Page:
New Delhi, India, Sep 29, 2018 / 14:01 pm
A study from the University of Essex has found a link between the global price of gold and the survival rate for Indian baby girls. Monthly increases in the price of gold between 1972-2005, the study argues, led to girls being more likely to be aborted, die in the first month of life, or suffer from stunted growth.
The study also concluded that dowries are a major contributing factor to India's gender imbalance. Sex-selective abortion, though illegal since 2015, has been widely practiced since the 1980s, and nationwide men outnumber women by nearly 37 million. There are also an estimated 21 million "unwanted" girls who have been born in the country.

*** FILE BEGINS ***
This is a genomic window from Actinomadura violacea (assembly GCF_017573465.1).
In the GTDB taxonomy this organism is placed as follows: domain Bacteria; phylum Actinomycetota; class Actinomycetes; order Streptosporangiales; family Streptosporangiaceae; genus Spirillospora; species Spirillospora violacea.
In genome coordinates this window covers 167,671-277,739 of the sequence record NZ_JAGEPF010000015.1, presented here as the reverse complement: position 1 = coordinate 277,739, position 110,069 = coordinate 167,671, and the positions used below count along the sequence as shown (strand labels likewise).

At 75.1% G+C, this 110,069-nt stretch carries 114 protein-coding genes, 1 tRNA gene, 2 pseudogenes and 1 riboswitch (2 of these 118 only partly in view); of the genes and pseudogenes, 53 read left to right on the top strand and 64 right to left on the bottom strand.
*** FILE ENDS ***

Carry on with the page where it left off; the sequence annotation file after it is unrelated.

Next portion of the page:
"Our contribution is to provide what we believe is the first clear evidence of causal effects of dowry costs on son preferring behaviours," said Sonia Bhalotra, a professor of economics and the author of the study.
Dowries are a transfer of parental property upon marriage of a daughter, a practice still widely found in India, Bangladesh, Pakistan, and Sri Lanka, despite being illegal in India since 1961.